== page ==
Omegle, a well-known live video chat platform, is set to shut down after 14 years due to mounting allegations of abuse made by its users.

The service, which enabled individuals to interact with random strangers online, saw a surge in popularity, especially among children and young people during the pandemic.

In a poignant closure announcement, Omegle displayed its logo on a gravestone.

Leif K Brooks, the founder of Omegle, conveyed in a statement that the website’s continued operation had become unsustainable both financially and emotionally.

This decision coincides with increased global regulatory scrutiny of social media platforms.

Recently, the UK communications regulator, Ofcom, issued its first guidance for tech platforms to adhere to the UK Online Safety Act, with particular emphasis on addressing online grooming.

Omegle has faced numerous controversies, including a landmark case involving a young American who accused the platform of connecting her with a predator.

This incident occurred when she was a minor, and the lawsuit against Omegle was filed a decade later in November 2021.

During the legal proceedings, Omegle’s legal team contended that the website was not responsible for the unfortunate incident and refuted claims that it harbored predators. Mr. Brooks acknowledged,

“There can be no honest assessment of Omegle without recognizing that some individuals misused it, including for deeply disturbing purposes.”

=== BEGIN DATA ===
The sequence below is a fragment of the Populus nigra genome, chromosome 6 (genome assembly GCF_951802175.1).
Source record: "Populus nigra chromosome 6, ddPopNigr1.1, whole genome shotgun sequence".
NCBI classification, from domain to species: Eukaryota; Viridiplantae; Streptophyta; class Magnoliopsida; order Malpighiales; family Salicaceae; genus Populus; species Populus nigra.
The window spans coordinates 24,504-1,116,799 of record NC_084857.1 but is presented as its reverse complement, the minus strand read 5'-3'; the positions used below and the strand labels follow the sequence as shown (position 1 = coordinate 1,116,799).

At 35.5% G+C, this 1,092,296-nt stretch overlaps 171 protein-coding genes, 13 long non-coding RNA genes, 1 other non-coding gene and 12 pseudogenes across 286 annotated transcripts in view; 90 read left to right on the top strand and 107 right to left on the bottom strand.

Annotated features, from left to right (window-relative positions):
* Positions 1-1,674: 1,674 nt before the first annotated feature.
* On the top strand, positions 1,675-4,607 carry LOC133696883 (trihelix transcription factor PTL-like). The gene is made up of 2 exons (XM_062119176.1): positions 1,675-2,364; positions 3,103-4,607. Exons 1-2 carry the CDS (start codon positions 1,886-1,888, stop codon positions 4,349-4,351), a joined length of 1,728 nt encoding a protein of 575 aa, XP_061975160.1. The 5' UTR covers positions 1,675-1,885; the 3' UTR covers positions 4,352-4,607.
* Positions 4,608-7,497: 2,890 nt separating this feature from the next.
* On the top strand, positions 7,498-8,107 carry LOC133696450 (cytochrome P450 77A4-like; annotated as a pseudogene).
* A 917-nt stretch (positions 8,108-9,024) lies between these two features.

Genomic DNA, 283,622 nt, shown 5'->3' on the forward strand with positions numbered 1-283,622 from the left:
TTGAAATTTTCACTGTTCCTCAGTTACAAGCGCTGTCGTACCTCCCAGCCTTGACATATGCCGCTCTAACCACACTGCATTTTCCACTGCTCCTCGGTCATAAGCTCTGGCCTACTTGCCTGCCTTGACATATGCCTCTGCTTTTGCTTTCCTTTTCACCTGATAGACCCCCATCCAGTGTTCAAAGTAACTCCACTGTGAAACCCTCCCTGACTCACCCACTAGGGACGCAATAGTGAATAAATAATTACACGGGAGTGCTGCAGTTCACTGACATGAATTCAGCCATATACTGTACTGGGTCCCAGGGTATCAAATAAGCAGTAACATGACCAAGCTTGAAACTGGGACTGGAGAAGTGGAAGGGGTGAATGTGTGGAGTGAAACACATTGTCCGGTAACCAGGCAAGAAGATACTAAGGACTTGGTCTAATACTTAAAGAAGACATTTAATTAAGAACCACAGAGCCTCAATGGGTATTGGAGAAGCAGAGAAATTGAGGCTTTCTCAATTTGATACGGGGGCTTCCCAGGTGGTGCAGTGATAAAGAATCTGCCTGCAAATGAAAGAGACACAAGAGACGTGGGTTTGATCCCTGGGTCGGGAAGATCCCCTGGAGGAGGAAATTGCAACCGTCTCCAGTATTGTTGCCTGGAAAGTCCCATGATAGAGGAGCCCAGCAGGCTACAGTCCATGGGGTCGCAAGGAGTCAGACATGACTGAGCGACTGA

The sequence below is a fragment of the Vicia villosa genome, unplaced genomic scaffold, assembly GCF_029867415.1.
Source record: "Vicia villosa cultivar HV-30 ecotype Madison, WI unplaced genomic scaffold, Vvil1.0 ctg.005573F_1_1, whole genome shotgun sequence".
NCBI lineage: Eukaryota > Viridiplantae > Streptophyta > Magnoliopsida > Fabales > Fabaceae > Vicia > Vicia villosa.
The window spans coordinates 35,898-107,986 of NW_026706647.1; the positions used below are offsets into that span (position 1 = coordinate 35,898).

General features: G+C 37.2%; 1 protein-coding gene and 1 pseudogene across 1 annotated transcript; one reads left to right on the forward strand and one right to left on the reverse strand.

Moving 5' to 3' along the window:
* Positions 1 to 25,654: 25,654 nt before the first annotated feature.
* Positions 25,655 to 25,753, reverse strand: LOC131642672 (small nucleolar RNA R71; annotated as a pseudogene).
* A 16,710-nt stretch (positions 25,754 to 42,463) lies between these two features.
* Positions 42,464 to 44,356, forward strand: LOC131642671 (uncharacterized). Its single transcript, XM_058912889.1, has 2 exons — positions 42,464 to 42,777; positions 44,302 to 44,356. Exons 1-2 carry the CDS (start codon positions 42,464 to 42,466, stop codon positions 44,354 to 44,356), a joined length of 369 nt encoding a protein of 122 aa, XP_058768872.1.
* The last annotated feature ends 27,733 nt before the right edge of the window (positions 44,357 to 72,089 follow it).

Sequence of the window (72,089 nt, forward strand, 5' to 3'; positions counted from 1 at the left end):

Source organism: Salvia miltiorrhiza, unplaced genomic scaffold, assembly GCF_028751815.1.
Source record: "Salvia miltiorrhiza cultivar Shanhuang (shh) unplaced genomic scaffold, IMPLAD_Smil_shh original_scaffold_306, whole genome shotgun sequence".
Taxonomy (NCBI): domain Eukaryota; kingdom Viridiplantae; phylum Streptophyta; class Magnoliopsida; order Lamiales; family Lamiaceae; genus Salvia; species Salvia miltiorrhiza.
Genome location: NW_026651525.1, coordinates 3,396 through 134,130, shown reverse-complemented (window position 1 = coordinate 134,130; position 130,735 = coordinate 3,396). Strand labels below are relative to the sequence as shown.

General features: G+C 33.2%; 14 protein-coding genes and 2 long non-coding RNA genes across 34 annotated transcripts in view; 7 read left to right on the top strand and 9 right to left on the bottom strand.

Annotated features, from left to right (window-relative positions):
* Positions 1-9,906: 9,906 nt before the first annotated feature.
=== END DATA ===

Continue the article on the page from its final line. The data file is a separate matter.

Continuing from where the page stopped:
Additionally, he alluded to the relentless onslaught of attacks on communication services like Omegle by a malevolent subset of users without specifying details.

In Mr. Brooks’s own words, “As much as I wish circumstances were different, the stress and costs associated with this legal battle, combined with the ongoing challenges of running Omegle and combating its misuse, have become overwhelming.” He candidly admitted, “Frankly, I don’t want to have a heart attack in my 30s.”

The announcement sparked reactions on social media, where users shared their cherished memories of Omegle, ranging from surprise to nostalgia.

The BBC uncovered that Omegle had been mentioned in over 50 cases involving individuals accused of predatory behavior in several countries, including the UK, US, and Australia.

In 2021, the video-sharing platform TikTok banned the sharing of links to Omegle following a BBC investigation that revealed instances of children exposing themselves to strangers on the website.

The Internet Watch Foundation (IWF) reported a more than tenfold increase in the dissemination of imagery depicting young children engaging in sexual acts on camera since the onset of pandemic lockdowns.

In 2022, the IWF documented over 63,000 webpages displaying such material, a stark contrast to the 5,000 webpages recorded prior to the pandemic.

Last Updated : 09 November 2023